In January 2023, a group of artists filed a class action lawsuit against Stability AI, Midjourney, and DeviantArt, claiming that these businesses used protected artwork to train generative AI models without permission from the artists. Getty Images similarly filed a lawsuit against Stability AI for allegedly copying “at least 12 million copyrighted images” from Getty’s website to train Stability’s Stable Diffusion model.
Notably, these lawsuits allege that both the act of using copyrighted works as an input and the subsequent outputs generated in response constitute copyright infringement.
The Nemesis System Example
When thinking about copyright protection and infringement, video game companies need to consider how they’ve used the AI-generated content in their games and where the underlying content originated from.
Regarding copyright protection, it will be key for developers to document and think through how certain generative AI outputs have been incorporated into a game. The Nemesis System within the game Middle-Earth: Shadow of Mordor is a perfect example.
The Nemesis System is a form of so-called ‘artificial intelligence’ that, based upon player hierarchies and individual responses, would generate non-player character behaviors and attributes. Simply put, the Nemesis System learned and adapted to players’ interactions within the game, generating unique enemy orcs that seemed to know you and would exploit your weaknesses.
While Warner Brothers was first granted a patent to the Nemesis System in 2021, its underlying code is likely separately subject to copyright protection. Yet, in light of the Copyright Office’s guidance regarding AI-generated works, certain ‘outputs’ of the Nemesis System may not copyrightable if they are purely procedurally generated.
However, the Nemesis System is integrated into a larger game, which separately and as a whole, contains protectable elements. Additionally, human artistic development or manipulation of these orcs and their responses could also transform the outputs into copyrightable works.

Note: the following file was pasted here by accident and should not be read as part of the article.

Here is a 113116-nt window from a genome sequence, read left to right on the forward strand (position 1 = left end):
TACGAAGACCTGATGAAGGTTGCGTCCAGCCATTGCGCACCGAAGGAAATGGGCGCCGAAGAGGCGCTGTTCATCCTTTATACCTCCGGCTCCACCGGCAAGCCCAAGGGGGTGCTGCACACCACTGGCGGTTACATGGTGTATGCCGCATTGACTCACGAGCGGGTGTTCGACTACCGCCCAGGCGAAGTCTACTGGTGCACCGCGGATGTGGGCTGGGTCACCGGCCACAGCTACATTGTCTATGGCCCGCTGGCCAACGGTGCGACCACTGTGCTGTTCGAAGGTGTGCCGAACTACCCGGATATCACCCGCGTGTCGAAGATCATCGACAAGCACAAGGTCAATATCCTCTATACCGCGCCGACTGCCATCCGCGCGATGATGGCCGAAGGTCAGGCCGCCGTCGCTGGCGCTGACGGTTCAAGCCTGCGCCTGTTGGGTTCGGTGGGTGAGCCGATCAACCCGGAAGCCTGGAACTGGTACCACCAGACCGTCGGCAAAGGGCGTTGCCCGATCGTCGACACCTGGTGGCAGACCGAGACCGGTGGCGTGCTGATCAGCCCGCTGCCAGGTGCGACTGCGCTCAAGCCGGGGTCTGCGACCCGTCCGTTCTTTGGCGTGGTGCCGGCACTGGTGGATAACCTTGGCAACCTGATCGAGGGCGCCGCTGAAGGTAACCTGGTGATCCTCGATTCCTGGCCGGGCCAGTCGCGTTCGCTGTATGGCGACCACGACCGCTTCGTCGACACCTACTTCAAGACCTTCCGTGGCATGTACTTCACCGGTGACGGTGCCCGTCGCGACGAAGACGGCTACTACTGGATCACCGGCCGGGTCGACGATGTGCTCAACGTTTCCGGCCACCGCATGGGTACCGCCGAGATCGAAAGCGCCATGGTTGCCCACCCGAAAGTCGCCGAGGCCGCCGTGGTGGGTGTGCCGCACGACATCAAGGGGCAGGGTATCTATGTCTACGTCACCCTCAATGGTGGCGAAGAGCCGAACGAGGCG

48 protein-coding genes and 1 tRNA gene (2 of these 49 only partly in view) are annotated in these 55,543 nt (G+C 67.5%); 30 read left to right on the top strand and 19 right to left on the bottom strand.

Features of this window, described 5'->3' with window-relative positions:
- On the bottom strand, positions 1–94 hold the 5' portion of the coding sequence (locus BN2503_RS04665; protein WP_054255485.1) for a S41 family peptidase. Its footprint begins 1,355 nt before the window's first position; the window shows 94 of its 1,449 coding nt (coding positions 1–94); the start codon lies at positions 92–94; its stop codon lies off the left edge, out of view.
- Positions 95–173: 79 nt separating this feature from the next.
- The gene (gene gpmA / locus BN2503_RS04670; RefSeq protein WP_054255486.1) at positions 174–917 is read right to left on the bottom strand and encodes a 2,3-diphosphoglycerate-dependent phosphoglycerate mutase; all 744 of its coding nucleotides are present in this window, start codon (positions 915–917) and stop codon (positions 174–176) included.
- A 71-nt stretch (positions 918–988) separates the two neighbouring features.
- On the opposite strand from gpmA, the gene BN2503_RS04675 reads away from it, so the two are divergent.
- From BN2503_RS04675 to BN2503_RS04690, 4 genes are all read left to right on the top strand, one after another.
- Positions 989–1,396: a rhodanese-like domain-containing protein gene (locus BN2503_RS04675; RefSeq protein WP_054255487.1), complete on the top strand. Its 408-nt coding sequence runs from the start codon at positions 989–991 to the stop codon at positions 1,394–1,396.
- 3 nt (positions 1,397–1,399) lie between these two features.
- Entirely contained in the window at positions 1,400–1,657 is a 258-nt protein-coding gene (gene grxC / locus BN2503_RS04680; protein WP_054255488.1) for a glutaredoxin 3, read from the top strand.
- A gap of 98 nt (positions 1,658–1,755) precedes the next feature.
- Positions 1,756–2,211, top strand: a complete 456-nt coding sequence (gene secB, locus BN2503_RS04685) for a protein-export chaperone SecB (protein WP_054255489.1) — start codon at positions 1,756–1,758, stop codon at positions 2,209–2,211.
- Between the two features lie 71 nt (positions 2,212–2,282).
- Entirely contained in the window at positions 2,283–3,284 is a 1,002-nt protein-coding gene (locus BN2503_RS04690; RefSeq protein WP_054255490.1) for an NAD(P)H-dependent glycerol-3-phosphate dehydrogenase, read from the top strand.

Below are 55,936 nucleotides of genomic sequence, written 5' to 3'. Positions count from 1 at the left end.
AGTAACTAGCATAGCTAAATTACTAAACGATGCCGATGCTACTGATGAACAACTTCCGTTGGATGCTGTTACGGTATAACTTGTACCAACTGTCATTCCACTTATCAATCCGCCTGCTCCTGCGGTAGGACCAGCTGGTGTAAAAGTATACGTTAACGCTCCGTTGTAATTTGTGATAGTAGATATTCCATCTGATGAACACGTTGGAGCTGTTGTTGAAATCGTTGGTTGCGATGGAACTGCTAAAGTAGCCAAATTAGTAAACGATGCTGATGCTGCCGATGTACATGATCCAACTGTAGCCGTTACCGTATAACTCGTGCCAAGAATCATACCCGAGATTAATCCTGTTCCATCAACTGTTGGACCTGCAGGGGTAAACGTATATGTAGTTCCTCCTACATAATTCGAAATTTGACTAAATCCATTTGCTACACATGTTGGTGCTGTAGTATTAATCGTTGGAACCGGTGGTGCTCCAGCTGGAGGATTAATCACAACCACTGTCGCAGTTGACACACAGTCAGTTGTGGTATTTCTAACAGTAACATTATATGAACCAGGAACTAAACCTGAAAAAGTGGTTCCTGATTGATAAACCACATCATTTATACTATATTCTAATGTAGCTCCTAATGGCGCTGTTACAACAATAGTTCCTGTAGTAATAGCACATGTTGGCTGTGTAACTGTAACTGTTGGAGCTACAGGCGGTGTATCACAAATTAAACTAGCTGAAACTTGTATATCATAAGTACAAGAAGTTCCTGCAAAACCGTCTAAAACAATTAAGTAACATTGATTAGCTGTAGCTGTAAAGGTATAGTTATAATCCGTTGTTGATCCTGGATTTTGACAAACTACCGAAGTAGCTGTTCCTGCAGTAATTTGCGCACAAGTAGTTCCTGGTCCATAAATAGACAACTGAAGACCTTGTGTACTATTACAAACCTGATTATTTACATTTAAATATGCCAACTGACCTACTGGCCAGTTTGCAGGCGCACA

Let’s expand this example to copyright infringement. Hypothetically, what if the Nemesis System used several beautiful (and copyrighted) portraits of orcs to generate its outputs without permission of the artists?
If the lawsuits referenced above are successful, the training input and resulting output could both be copyright infringement. Because of this legal ambiguity, game developers should be cognizant of the risks in training models and creating outputs based upon copyrighted works without a proper license in place with the original creators.
Using Traditional AI for Age-Assurances
The State of Play
Like artificial intelligence, data privacy has become a rapidly evolving area of interest to the public and regulators alike. Although the United States has yet to pass a harmonized federal data privacy law, ten States (and counting) have enacted separate comprehensive data privacy laws with varying requirements. Regulators have also been paying particular attention to children’s privacy and harmful online content.